Greek architecture originated “architectural orders,” the style of building, which could be determined from the order of the column supporting the building, either Doric, Ionic,or the Corinthian order.  The Doric order is “the simplest and shortest, with no decorative foot, vertical fluting, and a flared capital. Ionic columns are taller and thinner, with a decorative foot and scroll-shaped volutes on the capital. The most complex order is the Corinthian order, which is tall and thin and features a decorative foot, volutes and acanthus leaves on the capital.” 
Vitruvius explores the origins of the 3 column orders, linking their names to the pioneers and explorers which established colonies and residences and the building styles that emerged from them.
Dorus, son of Hellen and nymph Phthia: whose namesake are the Doric columns, named as such by the Ionians after the columns part of the temples seen in the Doric lands.  The Ionians,
wishing to set up columns in that temple, but not having rules for their symmetry (...) they measured the imprint of a man’s foot and compared this with his height. On finding that, in a man, the foot was one sixth of the height, they applied the same principle to the column, and reared the shaft, including the capital, to a height six times its thickness at its base. Thus the Doric column, as used in buildings, began to exhibit the proportions, strength, and beauty of the body of a man.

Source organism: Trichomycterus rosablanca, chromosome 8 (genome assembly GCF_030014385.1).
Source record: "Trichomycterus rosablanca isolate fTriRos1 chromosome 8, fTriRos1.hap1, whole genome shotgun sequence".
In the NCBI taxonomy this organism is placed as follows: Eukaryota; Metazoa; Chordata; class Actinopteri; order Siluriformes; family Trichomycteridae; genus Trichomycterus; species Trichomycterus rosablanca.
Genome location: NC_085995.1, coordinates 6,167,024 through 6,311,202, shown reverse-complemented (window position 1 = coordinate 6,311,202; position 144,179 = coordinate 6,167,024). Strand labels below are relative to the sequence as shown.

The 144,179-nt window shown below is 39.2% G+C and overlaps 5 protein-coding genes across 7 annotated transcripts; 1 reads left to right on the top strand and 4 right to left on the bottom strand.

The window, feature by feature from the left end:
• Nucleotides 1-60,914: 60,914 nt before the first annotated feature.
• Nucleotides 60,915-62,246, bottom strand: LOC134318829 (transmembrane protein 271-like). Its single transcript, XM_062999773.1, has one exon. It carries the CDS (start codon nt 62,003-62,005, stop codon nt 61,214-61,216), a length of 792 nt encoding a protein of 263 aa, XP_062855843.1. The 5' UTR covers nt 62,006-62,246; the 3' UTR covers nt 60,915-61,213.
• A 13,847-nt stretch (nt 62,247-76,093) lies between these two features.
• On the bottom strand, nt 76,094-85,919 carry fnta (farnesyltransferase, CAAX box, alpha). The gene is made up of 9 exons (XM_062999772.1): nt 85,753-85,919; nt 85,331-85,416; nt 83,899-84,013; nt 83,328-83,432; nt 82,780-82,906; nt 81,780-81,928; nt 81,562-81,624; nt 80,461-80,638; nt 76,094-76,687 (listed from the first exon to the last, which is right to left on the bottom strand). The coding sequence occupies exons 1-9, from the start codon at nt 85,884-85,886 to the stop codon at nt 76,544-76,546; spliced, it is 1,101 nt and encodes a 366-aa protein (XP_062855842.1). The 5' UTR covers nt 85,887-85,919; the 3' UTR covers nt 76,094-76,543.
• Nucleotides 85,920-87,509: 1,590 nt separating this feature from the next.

The Doric column’s entablature “includes a frieze composed of triglyphs(...) and metopes (...).” 
The Ionians wanted to construct a “temple to Diana in a new style of beauty, they translated these footprints [of the Doric column] into terms characteristic of the slenderness of women, and thus first made a column the thickness of which was only one eighth of its height, so that it might have a taller look.”  In the Doric and Ionic columns, they had “borrowed manly beauty, naked and unadorned, for the one, and for the other delicacy, adornment, and proportions characteristic of women.” 
The Corinthian column “is an imitation of the slenderness of a maiden,” the ornate design of the columns coming from the story that a maiden of Corinth passed away and a basket of her things, covered with a roof tile, was placed above the root of an acanthus. In spring, the stalks and roots covered the basket and pressed the corners of the tile, forcing it “to bend into volutes at the outer edges.”  Then, Callimachus, passed by the maiden’s tomb and saw the basket with leaves growing around it. “Delighted with the novel style and form, he built some columns after that pattern for the Corinthians, determined their symmetrical proportions, and established from that time forth the rules to be followed in finished works of the Corinthian order.” 
Gothic (1120-1400, revived in mid 1700’s):
Gothic architecture style evolved from Romanesque art and architecture and has 5 major attributes: stained glass windows, pointed arches, ribbed vaults, flying buttresses, and ornate decoration. 
The term Gothic was applied during the Renaissance by Italian writers when architecture, art, design, shifted back to the classical style. “Gothic” was used after the Goths, a barbaric tribe who once held power and had destroyed the Classical culture of the Roman/Greek eras.  Gothic architecture has nothing to do with the Goth tribe, it was used as a slighting term during the Renaissance because its ornate structures were considered ugly compared to the clean geometries of the Classical style.